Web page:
“Our job in DNV is to be the invisible safety net – to ensure that systems function securely and reliably even when new solutions and technology are used. If you haven’t heard of us, we can take that as a sign that we’ve done everything right and that things are functioning correctly,” says Rune Torhaug, DNV’s director for contact with EU authorities.
DNV (Det Norske Veritas), a global company with its head office in Norway, helps national and international companies and authorities to manage risk and ensure that physical and digital systems and processes function securely and reliably. This is what is meant by an invisible safety net.
This role is even more relevant in an increasingly complex world where the rate of change is rising. In addition, the consequences of errors are more dramatic and it can be difficult for authorities to adapt laws and regulations quickly enough.
“The safety net is renewed as society changes. It’s not the same all the time – not in the industries in which we are leaders, such as shipping and energy, or in new areas where we are assisting our customers,” explains Torhaug.
In shipping, being confident that transport solutions will function, for example in the future when autonomous ships are used and following the green energy shift, is a major area.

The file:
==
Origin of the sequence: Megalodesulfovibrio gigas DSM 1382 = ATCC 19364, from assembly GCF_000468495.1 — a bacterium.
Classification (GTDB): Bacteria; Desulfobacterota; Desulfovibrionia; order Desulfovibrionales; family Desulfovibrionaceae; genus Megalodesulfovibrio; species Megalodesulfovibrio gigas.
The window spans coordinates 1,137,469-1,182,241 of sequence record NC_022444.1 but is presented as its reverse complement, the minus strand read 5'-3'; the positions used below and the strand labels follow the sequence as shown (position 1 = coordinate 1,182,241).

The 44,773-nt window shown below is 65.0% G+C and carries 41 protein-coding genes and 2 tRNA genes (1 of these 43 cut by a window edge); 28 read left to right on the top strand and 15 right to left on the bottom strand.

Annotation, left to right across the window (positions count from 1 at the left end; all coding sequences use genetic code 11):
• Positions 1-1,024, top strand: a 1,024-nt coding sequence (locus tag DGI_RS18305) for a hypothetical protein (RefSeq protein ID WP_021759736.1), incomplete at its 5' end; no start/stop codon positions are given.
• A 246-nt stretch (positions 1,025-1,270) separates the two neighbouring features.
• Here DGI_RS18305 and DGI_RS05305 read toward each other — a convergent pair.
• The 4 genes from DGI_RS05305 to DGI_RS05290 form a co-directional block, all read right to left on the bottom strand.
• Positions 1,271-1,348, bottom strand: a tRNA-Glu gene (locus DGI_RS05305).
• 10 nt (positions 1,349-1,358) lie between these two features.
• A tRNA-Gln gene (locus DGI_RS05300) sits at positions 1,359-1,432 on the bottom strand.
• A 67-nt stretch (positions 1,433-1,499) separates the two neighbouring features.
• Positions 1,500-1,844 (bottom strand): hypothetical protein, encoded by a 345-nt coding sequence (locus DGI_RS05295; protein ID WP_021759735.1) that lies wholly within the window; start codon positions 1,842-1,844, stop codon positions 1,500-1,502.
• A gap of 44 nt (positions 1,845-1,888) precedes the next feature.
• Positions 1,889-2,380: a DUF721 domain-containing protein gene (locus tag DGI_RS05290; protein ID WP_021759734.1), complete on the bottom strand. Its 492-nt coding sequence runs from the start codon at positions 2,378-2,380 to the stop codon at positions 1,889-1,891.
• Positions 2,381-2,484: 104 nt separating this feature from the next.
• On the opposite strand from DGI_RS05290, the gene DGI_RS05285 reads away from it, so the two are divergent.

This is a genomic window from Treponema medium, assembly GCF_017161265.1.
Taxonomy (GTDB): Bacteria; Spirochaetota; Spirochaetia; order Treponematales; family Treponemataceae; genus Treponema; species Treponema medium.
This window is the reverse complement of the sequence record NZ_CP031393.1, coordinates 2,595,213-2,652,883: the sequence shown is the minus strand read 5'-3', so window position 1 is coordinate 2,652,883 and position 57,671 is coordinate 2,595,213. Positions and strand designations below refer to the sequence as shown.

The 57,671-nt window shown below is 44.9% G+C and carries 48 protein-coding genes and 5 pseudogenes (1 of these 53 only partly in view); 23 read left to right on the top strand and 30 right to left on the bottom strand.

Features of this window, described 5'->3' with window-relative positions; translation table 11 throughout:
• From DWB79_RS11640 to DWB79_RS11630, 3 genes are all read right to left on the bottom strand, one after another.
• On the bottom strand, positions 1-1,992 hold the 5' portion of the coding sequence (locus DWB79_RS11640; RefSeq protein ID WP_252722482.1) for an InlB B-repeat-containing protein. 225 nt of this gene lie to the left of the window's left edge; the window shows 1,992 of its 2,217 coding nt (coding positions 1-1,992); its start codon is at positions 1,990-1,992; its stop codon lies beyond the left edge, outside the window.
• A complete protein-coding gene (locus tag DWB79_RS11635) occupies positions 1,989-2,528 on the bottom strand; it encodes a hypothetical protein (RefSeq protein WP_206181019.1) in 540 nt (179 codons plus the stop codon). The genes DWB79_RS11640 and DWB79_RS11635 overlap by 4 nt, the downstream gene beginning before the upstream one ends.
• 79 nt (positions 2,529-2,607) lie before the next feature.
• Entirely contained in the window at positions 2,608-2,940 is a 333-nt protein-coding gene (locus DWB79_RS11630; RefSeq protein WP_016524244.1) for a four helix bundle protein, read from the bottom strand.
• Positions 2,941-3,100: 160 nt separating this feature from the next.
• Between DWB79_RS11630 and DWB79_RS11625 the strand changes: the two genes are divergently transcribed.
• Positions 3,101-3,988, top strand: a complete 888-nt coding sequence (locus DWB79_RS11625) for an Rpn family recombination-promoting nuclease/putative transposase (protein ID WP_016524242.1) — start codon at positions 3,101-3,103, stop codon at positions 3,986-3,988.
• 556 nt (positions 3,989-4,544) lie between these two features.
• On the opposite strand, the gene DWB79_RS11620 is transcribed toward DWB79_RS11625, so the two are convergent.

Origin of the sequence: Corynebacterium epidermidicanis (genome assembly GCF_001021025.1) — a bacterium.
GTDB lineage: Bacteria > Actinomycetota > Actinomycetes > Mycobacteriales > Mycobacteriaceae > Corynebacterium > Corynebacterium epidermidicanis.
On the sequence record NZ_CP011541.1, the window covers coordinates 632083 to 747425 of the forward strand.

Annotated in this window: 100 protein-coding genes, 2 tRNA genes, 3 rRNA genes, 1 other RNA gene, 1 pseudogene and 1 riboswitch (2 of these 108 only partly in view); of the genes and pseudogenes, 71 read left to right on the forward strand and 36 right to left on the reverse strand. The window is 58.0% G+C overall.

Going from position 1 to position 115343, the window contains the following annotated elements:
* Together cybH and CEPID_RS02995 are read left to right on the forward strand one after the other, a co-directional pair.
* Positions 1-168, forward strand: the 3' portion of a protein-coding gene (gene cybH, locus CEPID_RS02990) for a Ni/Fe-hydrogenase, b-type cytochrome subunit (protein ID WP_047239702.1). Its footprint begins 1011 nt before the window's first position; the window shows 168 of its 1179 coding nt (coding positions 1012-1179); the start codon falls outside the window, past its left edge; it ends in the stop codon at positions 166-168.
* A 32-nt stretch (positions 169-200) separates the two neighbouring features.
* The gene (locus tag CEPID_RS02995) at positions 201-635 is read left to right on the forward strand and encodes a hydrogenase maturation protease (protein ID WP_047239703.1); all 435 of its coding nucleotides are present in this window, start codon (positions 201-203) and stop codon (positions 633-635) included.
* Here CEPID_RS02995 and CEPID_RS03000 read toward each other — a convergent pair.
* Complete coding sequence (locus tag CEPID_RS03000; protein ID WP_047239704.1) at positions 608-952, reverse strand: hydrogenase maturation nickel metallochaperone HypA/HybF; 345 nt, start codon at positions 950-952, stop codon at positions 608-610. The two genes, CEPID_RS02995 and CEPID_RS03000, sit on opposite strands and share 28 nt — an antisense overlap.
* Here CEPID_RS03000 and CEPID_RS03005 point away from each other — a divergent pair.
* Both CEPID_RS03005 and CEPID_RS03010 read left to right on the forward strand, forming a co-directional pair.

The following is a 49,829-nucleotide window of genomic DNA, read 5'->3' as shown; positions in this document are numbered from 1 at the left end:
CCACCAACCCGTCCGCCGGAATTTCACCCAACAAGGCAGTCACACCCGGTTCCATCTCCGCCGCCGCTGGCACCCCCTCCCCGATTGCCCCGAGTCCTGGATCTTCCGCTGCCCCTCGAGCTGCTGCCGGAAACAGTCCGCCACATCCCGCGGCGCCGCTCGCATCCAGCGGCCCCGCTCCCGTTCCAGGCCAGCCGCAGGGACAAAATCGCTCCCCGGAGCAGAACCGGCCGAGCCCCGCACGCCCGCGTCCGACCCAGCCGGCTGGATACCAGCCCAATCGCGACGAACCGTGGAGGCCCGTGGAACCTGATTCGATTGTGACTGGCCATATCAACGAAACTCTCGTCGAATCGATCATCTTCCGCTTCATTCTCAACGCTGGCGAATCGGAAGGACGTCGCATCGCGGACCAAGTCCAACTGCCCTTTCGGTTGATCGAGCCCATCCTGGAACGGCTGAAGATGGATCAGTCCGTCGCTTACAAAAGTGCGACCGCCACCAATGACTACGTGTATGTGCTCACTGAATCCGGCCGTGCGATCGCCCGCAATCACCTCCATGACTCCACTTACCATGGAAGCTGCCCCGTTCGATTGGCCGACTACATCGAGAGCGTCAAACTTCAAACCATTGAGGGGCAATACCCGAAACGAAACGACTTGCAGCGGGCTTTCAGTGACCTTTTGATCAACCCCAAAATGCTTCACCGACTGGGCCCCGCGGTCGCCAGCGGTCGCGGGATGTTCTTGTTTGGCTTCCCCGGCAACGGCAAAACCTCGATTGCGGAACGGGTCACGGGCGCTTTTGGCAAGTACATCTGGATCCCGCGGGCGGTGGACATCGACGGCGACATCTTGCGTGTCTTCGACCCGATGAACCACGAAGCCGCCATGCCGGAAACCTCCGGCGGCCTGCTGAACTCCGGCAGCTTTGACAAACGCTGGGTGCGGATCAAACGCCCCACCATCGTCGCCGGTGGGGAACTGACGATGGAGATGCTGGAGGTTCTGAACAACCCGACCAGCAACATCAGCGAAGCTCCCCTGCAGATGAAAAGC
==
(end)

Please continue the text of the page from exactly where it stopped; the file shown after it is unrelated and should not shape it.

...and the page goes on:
“We have long experience of helping to develop new technology. For instance, DNV took the initiative to start a major, green shipping programme that is state-financed and aims to help Norway establish the world’s most efficient and environmentally friendly shipping industry. I believe we can say that these efforts have helped to make Norway a nation with expertise in battery-driven ferries,” says Torhaug.
“We guarantee that the technology is safe enough for trials and testing, and this can in turn give companies financing and an opportunity for scaling.”
Several professional disciplines are represented
Rune Torhaug is himself an example of DNV being a workplace that offers many different career paths and development opportunities within the same organization. He joined DNV at the age of 27, quite soon after he graduated as an engineer. He has worked in four countries and been DNV’s European regional manager for certification, head of research, and project manager for risk-based class rules for ships.
“A knowledge of physics, mechanical engineering and chemistry has always been important, and now an understanding of digital processes and risks is playing a steadily increasing role. In DNV, we must understand and handle both the physical and digital worlds – and especially how they interact.”
A safety net for the future
Digitalization and the transition from fossil to renewable energy affect everything in society. For an organization like DNV, they also mean a stronger awareness of the composition of teams:
“Being skilled in one’s field is a basic requirement. But there is an additional dimension: clever professionals who manage to see that the sum of different specialized knowledge is what makes up DNV’s system expertise. This is a prerequisite for weaving the finely meshed safety net that is DNV’s real main delivery. We set the actual standard for best practice and define what is safe enough in both the physical and digital worlds,” concludes Rune Torhaug.